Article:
As the UK continues on its inexorable path to a carbon free energy world, the questions around how this is achieved and the paths that should be taken become ever more pertinent. With the continued closure of large, dirty coal plant, coupled with the drive towards the electrification of transport and heat, the UK’s peak electricity demand will be rising at exactly the same time as base load is coming offline.

So, how do we overcome what could potentially be a very big problem and keep the lights on?

The key will be flexibility and having a good mix of technology within our energy market.
This week provided an important milestone for wind power, after it was confirmed that wind produced more electricity than nuclear across a quarter for the first time. Whilst this is great news, the ever greater rise of intermittent renewables within the energy mix does present its own challenges.

Energy storage will play an important role here, as can other technologies such as interconnectors.

The case for interconnectors is an interesting one: whilst there are compelling benefits through the linking of our networks (there are three major proposals in the pipeline to France, Germany & Norway), and the additional security and flexibility this can bring, along with some potential price benefits (wholesale electricity prices are cheaper in Europe), there could be unintended consequences. If we are going to be bringing in cheaper electricity from Europe, for instance from Norway’s numerous hydro plant, it could affect investment into projects within our own borders. With these interconnector projects benefitting from a cap and floor regime, we could somewhat perversely find ourselves subsidising renewables projects in Europe to the detriment of our own.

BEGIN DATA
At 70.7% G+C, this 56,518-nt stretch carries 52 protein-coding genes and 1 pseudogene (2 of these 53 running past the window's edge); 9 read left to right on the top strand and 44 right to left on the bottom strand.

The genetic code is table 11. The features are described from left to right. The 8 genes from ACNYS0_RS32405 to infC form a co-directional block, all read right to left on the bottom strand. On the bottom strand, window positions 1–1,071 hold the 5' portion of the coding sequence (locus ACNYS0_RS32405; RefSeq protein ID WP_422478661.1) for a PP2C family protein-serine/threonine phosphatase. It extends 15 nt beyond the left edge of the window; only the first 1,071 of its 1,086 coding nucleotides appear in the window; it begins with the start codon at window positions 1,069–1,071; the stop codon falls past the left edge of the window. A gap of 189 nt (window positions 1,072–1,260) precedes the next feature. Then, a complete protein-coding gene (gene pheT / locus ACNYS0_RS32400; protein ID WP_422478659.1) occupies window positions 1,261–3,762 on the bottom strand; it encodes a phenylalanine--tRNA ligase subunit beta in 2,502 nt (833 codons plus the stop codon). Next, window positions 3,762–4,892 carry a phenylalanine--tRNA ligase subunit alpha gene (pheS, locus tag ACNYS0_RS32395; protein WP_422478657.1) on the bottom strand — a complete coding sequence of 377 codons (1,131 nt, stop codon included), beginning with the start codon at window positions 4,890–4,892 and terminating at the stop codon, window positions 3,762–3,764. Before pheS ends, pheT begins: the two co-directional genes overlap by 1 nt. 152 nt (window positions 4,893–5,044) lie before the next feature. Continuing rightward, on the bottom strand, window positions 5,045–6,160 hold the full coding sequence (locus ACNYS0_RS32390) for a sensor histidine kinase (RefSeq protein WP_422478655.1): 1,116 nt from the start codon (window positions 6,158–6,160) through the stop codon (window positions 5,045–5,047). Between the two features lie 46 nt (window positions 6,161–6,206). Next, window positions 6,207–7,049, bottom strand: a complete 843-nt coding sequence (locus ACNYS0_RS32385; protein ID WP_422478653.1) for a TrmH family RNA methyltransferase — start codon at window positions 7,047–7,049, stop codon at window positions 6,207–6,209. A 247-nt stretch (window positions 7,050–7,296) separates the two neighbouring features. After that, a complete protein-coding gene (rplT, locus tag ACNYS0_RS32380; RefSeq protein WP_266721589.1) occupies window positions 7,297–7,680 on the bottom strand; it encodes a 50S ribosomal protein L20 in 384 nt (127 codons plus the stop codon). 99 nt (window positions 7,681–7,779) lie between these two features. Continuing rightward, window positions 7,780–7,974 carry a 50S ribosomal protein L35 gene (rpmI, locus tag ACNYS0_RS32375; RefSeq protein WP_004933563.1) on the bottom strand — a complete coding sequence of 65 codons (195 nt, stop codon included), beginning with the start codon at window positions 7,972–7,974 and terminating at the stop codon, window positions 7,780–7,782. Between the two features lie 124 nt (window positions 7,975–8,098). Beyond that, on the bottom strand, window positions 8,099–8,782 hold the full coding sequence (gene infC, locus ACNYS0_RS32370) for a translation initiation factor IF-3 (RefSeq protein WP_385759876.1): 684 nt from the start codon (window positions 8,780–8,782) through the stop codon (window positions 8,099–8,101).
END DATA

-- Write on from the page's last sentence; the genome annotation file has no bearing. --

Which brings us to energy storage. The discourse on this in recent times has been very much dominated by batteries. Whilst these will play a very important role in the future energy mix, one tried and tested large scale storage solution has been somewhat drowned out (pardon the pun!): pumped storage hydro (PSH).

2018 actually marks the 75th anniversary of the Hydro Electric Development Act, which kick-started major hydro developments across the country, and today we have four operational PSH plant across the UK.
The benefits this tried and tested technology can bring can be easy to forget within the maelstrom that is the energy revolution and its cutting edge technology.
The concept of PSH remains alluringly simple: take two bodies of water with a sufficient height difference, and pump up and release the water between them. Very large amounts of energy can be stored within them and they can provide a great deal of flexibility to our future energy markets.

Importantly, this flexibility could result in lower costs for consumers. In a report commissioned by SSE, Baringa found that Coire Glas, a consented PSH plant in the Scottish Highlands, would deliver about £70 million per annum benefit in social welfare and a reduction in consumers’ bills of about £215 million per annum.

As is the case with major infrastructure projects, a large investment is required at the front-end but, once developed, PSH plant have a very long operational life.

An investment stabilisation mechanism, similar to the cap and floor regime currently available to interconnectors, could give the PSH market the kick-start it needs in this country and help to secure the investment required to get new projects moving.

If we provide the support now for PSH I believe we will look back in many years with the satisfaction of knowing that the path well-trodden was indeed the right one to take.

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